Brisbane Nightlife: Fortitude Valley

Having spent the better part of my drinking life living in Brisbane I’m acutely aware of the phenomenon that is the Fortitude Valley. One of Australia’s largest party and nightclub districts, the valley has around 60,000 people there every Friday and Saturday night. This makes the place a pretty impressive experience, there are people from all walks of life, pubs and clubs catering to every different subculture and musical interest, a shitload of police and a huge amount of street food-vendors, but it isn’t perfect, in fact far from it.

The problem is the experience so often isn’t good. There aren’t enough bars, pubs and clubs (or maybe there are too many people), there are huge line-ups for venues, most places are already over-crowded and there are a huge number of people on the street supposedly walking between venues. Add to this a lot of alcohol, a 3am curfew, a limited number of taxis and a mesh of cultures and the product is the violence and unrest that the Brisbane City Council and Queensland Police are acutely aware of.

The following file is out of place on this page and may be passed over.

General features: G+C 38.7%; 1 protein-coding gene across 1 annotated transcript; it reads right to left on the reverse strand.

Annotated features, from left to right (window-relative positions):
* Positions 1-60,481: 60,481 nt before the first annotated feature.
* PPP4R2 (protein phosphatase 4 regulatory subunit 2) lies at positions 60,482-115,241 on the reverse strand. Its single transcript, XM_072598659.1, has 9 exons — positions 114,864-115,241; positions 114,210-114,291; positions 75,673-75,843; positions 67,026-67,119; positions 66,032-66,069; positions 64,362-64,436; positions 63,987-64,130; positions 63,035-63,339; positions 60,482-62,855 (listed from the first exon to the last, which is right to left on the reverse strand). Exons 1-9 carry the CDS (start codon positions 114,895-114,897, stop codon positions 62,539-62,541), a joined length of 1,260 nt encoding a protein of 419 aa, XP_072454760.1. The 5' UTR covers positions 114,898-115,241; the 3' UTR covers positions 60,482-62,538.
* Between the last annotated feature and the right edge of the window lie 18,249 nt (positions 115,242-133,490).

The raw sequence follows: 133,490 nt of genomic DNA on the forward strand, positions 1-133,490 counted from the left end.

I’m certain that all levels of government and police are trying to solve these problems in their own way, more police on the streets, tighter licensing monitoring, modifying terms of licenses, more licenses, less licenses, more cabs, more cab ranks etcetera, etcetera. Yet as the bandaids pile up, the solution becomes more and more clear to me and while attempting to model the nightlife on another city seems like a fools errand, I think that is the solution, but not quite the same as you are expecting.

Reducing the average size of the licenses and increasing the number of licenses makes sense and seems to work to some extent in Melbourne, yet in the densely populated areas such as King St and Prahran, violence and chaos still abound. However, the areas where there is one or 2 small bars per block are quiet and civil. The sheer size of the Melbourne CBD creates vast number of nooks and crannies for these to thrive.

Reducing the crowd density per venue is obvious, but I believe the real solution is reducing the overall density of punters. Pushing the geographical boundaries of the valley out would increase the square metres of street the police would need to patrol and almost certainly incense the residents of the surrounding suburbs, but at what price do we put on the violence and unrest. There are a number of areas that this shift could move towards.

  1. Remove the separation of “city” and “valley”, encouraging bars to reside at the southern end of Wickham St.
  2. Encourage bars to open along the waterfront between the Valley and the Eagle St pier
  3. Allowing bars to operate until 3 am along James St
  4. Managing the red light district stigma associated with the northern end of Brunswick St thus encouraging a higher quality of venue to open in that area

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